Some oil-linked liquefied natural gas (LNG) prices were poised to increase after a U.S. airstrike in Iraq killed a top Iranian general and sent crude prices higher on Friday.

The globe is awash in natural gas supplies, with buyers more flexible as a result and more willing to buy spot cargoes. Given the shift and global glut, a spike in longer-term oil-linked LNG prices may not make a big difference, but a bump is expected, particularly for contracts tied to Brent crude, which moved up by more than 4% on Friday to near $70.00/bbl at one point. The global benchmark hit its highest point in months.

“There will be a definite impact on Brent based prices,” said ClipperData’s Kaleem Asghar, director of LNG analytics. For example, he said Pakistan recently agreed to take February cargoes at about an 8.59% slope on Brent. A slope is the percentage of the crude price baked into an LNG pricing formula.

“So, any upside on the price, even for a week, will impact the prices” for cargoes and long-term contractual volumes, Asghar told NGI. Moreover, if Iran retaliates and targets shipping in the Strait of Hormuz as it has in the past, LNG spot prices could also be impacted.

NGI’s Patrick Rau, director of strategy and research, agreed that contracts tied to the monthly price of Brent are likely to rise in the near-term. He also noted that other LNG contracts use a basket of crude prices based on rolling three- or six-month averages, which could “mute the impact” of escalating tensions between the United States and Iran.

Brent prices haven’t been this high since Iran was blamed for an attack in September that knocked out the Abqaiq processing facility and Khurais oilfield in Saudi Arabia. Although the gains were short-lived as the kingdom brought the infrastructure back online quickly, pundits noted at the time that there wasn’t enough risk premium baked into global crude prices.

Iran was expected to retaliate, again raising the specter of a prolonged conflict.

“While there is no immediate impact on oil supply, events such as this naturally have the effect of raising the geopolitical risk premium in oil prices,” wrote analysts at Raymond James & Associates Inc.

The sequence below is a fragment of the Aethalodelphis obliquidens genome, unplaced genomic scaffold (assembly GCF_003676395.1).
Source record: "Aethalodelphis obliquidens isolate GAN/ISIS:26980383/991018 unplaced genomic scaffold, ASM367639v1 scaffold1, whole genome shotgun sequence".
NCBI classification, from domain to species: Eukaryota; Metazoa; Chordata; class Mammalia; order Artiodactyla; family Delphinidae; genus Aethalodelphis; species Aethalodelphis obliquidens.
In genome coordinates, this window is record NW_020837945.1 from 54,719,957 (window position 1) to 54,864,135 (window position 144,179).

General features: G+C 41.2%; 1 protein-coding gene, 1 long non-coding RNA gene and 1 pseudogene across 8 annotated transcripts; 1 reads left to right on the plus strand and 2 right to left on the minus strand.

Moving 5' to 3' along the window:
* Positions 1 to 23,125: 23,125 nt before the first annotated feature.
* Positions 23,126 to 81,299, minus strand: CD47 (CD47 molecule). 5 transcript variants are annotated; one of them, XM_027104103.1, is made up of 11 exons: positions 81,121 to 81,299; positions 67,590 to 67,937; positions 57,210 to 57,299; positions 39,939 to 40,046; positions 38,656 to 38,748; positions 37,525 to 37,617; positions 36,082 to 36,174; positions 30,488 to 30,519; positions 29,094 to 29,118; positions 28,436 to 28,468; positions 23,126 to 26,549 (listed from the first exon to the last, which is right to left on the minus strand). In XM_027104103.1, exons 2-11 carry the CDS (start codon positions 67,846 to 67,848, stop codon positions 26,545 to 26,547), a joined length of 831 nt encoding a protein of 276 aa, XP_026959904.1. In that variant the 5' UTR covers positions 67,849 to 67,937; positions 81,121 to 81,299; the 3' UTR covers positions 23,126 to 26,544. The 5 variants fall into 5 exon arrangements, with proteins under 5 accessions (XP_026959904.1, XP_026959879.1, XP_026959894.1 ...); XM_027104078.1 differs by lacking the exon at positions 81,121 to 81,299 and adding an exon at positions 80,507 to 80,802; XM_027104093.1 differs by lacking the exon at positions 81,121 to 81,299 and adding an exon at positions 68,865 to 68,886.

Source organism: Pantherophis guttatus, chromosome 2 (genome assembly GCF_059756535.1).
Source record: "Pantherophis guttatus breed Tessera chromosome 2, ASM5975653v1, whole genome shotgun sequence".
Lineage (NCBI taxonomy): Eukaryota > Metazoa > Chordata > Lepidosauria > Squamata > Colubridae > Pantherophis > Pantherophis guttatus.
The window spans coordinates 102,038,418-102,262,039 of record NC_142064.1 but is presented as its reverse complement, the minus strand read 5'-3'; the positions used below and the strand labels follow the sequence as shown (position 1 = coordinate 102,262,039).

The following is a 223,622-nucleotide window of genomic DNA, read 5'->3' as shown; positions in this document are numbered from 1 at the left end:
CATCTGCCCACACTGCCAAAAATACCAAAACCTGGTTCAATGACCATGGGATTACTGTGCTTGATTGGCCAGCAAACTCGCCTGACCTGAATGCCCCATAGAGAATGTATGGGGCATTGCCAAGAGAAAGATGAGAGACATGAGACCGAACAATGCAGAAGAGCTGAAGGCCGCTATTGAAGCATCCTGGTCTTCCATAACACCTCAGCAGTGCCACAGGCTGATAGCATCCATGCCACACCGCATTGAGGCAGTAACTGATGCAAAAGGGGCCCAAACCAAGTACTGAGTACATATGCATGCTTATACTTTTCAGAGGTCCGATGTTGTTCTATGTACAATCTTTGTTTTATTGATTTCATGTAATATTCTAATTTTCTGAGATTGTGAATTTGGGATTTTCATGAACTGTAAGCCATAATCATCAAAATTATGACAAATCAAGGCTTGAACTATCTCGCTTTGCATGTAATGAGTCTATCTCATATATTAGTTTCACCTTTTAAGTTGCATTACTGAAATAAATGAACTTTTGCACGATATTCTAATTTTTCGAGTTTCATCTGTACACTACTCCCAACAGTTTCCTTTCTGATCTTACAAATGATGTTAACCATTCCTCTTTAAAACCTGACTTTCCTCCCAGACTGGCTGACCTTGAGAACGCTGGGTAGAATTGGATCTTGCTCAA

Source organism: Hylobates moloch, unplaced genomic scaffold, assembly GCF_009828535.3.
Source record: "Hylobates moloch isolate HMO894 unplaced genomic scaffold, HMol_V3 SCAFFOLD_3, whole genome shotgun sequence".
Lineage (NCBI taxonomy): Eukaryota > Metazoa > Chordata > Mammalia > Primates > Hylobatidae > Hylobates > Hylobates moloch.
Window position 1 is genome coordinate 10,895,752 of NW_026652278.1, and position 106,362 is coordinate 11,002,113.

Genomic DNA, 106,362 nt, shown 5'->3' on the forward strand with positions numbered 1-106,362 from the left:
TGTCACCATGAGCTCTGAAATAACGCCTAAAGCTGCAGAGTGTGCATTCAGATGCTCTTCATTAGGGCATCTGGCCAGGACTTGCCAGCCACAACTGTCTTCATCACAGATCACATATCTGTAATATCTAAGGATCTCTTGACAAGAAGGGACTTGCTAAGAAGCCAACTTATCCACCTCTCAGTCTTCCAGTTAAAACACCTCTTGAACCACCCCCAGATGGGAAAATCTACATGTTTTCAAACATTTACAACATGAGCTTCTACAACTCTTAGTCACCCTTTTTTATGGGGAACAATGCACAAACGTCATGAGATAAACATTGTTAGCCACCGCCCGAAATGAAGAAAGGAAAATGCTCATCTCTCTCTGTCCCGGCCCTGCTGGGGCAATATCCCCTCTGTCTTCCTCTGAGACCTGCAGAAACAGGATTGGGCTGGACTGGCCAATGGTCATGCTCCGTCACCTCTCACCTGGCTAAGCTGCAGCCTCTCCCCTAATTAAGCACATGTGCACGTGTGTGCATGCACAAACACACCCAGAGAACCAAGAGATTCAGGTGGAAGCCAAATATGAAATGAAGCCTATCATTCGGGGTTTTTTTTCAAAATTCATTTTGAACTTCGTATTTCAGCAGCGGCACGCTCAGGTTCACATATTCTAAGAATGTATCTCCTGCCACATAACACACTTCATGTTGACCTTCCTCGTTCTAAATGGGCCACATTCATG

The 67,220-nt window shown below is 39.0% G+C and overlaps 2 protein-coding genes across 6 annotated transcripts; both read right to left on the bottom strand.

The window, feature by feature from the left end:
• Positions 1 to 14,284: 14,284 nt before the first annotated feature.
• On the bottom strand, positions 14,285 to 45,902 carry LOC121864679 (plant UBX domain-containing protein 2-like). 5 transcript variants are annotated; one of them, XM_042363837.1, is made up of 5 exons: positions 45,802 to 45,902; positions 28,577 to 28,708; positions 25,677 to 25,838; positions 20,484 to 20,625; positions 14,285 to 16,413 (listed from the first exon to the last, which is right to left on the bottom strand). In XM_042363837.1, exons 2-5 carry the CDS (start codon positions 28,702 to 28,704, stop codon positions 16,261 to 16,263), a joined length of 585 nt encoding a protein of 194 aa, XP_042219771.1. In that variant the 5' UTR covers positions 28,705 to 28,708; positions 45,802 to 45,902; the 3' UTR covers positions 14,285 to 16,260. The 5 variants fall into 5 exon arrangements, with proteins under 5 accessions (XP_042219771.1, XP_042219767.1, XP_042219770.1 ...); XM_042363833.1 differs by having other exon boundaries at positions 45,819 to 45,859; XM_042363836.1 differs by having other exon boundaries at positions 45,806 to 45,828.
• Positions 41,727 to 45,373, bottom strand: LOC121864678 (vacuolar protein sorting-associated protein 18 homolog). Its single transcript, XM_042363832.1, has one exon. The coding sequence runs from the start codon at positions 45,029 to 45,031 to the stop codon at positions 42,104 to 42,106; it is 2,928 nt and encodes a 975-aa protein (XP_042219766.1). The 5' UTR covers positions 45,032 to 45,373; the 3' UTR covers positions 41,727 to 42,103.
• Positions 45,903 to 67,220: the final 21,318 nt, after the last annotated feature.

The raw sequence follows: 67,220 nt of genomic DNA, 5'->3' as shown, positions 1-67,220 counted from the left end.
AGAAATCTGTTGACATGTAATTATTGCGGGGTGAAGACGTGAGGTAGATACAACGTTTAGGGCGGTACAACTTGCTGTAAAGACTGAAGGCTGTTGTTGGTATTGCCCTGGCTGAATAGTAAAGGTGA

If crude prices remain high for a sustained period, Rau said new LNG contracts might get signed with a lower slope to compensate. Another consultant told NGI that while all the available LNG spot cargoes are likely to mitigate impacts, if Iran were to target a major natural gas producer and dominant LNG force like Qatar, dynamics could change very quickly.

Unlike oil, the global LNG market is divided, with buyers taking the super-chilled fuel based on different prices. Even as the marketplace has shifted in places like Europe and North America, and increasingly in Asia, to follow major natural gas benchmarks like Henry Hub or the UK National Balancing Point (NBP), LNG pricing has historically been tied to crude oil. Those contracts remain dominant.

About 70% of world LNG trade is priced using a competing fuels index, generally based on crude oil or fuel oil, according to the Energy Information Administration.

Asghar noted Friday that seven LNG cargoes were floating across the globe, in another sign of elevated supplies. The arbitrage window between Europe and Asia is already open, with the Japan Korea Marker (JKM) higher than leading European benchmarks NBP and the Dutch Title Transfer Facility (TTF).

The maximum Gulf Coast LNG netback price for February between the JKM, NBP and TTF on Friday (Jan. 3) was $3.390/MMBtu, or only $1.260 above where Henry Hub futures settled, according to NGI data.

While the broader market suffered losses on Friday after the U.S. airstrikes, top American liquefier Cheniere Energy Inc. saw its stock move higher and even would-be export terminal operators, like Tellurian Inc., which is developing Driftwood LNG in Louisiana, saw a bump. Meanwhile, the shares of major oil producers and LNG portfolio players like BP plc, Royal Dutch Shell plc and Total SA were up too.

Increasing Supplies

Prices have been crushed under the weight of a global supply glut, particularly in Europe which is flooded with natural gas.

Russia on Monday signed a deal allowing it to continue moving gas through Ukraine to Europe.

“To be clear, with the risk of disruption of Russian gas flows to Western Europe averted, the market’s confidence (and ours) in a significantly oversupplied” northwest European “gas balance in 2020 has increased,” said analysts at Goldman Sachs.

Natural gas flowing from Russia into Europe dropped as the New Year got underway and European benchmark prices have plummeted to seasonal levels not seen in the last 10 years, according to Bloomberg.

Supply signals remain strong as well. As December came to a close, Nigeria LNG said it would move forward with a seventh liquefaction train and boost the company’s production by 35%. Meanwhile, the Vietnamese government indicated last month it would move ahead with an LNG-to-power project in Bac Lieu province.

That could prove a boon for Magnolia LNG, which is being developed in Lake Charles, LA. While the 8 million metric tons/year (mmty) facility has not reached a final investment decision, developer LNG Ltd. reached an agreement in September to supply 2 mmty to the 3,200 MW power project.